No Time To Get Good At Online Gaming (But I Can’t Stop Playing)
Online games usually require a certain level of dedication to be half decent, and total dedication to be a master. I don’t got no time for dat.
You’ve heard me whine like a baby about my lack of time to game now that I’m a grown-up. So, with that in mind, why do I even bother with online games?
A part of me clings to the notion that one day, somehow, I’ll be able to compete with the teenagers who dedicate every waking second to mastering the game. Every time I pick up a rare victory, score a fluke goal or land the final punch I feel a sense of true achievement. I sure showed them. Even if those experiences are few and far between.
I’m actually doing myself a bit of a disservice here: I’m not terrible at online games. I’m pretty quick at figuring out what makes a game tick and how to be reasonably good at it, even with my lack of time. A game in Rocket League rarely goes by without me registering at least one goal, and I can usually hold my own in any online FPS – albeit it being mid-table in the rankings. I’m an average online player, but given the time I have to dedicate to these games, I’m quite proud of my generic performances.
Another reason I keep returning to online worlds is I quite like the social aspect, which is ironic given I rarely use a microphone or type. That’s right; I’m an anti-social social-fiend. But, there’s just something about walking through an online world, or lining up in the middle of a sports field, knowing that every character within eye distance is a fellow gamer, somewhere. Growing up I longed for experiences like these, and now they’re reality. I don’t let the fact that everyone is a hundred levels above me, or that half of the people on my server are racist idiots, ruin the experience. I enjoy the games for what they are.
Walking through the streets of Los Santos in GTA Online, I never know what I’ll come across. As a blip approaches, there’s every chance that that player is coming for blood, but equally, he may just be driving a beaten up tow-truck blasting his French horn on the way to the beach. I’ve seen an army of bikers slowly cruising through the city, and I’ve seen aerial battles waged between a handful of fighter jets. These are experiences that do not happen in the core game and are truly spontaneous, requiring a handful of gamers to come together to create that moment.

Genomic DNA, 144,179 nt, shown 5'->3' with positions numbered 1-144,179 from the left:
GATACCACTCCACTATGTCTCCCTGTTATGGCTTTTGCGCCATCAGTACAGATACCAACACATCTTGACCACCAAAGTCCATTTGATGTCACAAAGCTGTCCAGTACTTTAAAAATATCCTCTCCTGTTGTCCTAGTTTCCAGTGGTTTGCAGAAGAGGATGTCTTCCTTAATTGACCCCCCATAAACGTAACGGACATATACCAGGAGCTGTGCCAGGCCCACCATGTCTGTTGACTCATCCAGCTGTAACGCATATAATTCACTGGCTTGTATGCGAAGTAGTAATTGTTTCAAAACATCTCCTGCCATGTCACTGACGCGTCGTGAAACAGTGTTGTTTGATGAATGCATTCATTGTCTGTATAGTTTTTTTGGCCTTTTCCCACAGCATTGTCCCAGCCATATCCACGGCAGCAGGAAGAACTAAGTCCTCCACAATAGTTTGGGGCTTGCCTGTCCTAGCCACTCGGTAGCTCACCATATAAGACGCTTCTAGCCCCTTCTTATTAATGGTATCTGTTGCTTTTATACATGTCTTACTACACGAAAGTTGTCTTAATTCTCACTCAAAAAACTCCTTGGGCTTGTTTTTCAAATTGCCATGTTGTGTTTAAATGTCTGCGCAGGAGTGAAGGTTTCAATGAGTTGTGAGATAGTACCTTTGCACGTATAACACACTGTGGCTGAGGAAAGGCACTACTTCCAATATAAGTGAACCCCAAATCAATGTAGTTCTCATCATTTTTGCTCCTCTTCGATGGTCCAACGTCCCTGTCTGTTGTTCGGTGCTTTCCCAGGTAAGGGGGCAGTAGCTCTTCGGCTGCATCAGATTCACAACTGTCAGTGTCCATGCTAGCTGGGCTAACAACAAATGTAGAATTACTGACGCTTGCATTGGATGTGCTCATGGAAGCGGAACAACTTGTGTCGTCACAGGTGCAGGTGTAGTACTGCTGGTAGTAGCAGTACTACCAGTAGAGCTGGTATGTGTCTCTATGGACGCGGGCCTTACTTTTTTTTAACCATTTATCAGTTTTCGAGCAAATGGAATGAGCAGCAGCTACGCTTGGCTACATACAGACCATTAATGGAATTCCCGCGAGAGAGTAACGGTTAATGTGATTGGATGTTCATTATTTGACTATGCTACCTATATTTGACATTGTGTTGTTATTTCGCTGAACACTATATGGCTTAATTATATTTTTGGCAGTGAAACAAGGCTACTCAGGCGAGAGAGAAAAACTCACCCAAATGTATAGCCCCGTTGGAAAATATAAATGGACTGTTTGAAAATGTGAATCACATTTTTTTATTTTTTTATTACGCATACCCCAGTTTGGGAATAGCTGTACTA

In Rocket League, I know it is very unlikely that I’ll be one of the players who can boost into the air, beating everyone, scoring 3 or 4 impossible goals in a game. And that’s fine with me. I score some decent goals, and every so often I pop up with something special, but equally I appreciate just being a part of a team of strangers working towards the same goal and seeing what happens.
Exploring the world of Black Desert Online, I know that I don’t have the time to get heavily involved with horse breeding, or fishing, or trading, or anything that the game promises – and that’s okay, too. I love just walking around, watching everyone enjoying the game in their own way. I like climbing the tallest buildings and surveying the beautiful surroundings. I like tunnelling down into caves to see what beasts lie within. I like hopping onto a random boat and going along for the ride. The world is so beautiful, and the characters created by gamers are so unique that I can’t help but rapidly spam my screenshot button.
Leaving snowy footprints in the back alleys of New York City, The Division is another game that I can’t help but go back to time and time again. I don’t have the time to get the best loot, or to hold my own the Dark Zone (I’ve never extracted a single item – not one). But I still love walking around this legendary city, giving bottles of water to those in need and waging a one-man war against any gangs who cross my path. And I also love the matchmaker facility – I’ve never had a problem finding similarly levelled comrades to take down an army of hostiles with.
Charging across the sci-fi battlefield of Planetside 2, surrounded by fellow troops, tanks and quad bikes while an aerial battle takes place overhead. Out-skilling an opponent on Fifa, weaving through his defence before powering a shot past the goalkeeper. Knowing that these experiences are not scripted makes them extra special.
It just goes to show, you don’t need to be good at something to enjoy it. It sounds like a bit of a cliché, but sometimes there can be more joy in losing a closely fought encounter than crushing an opponent in a victory (though, those are nice too!)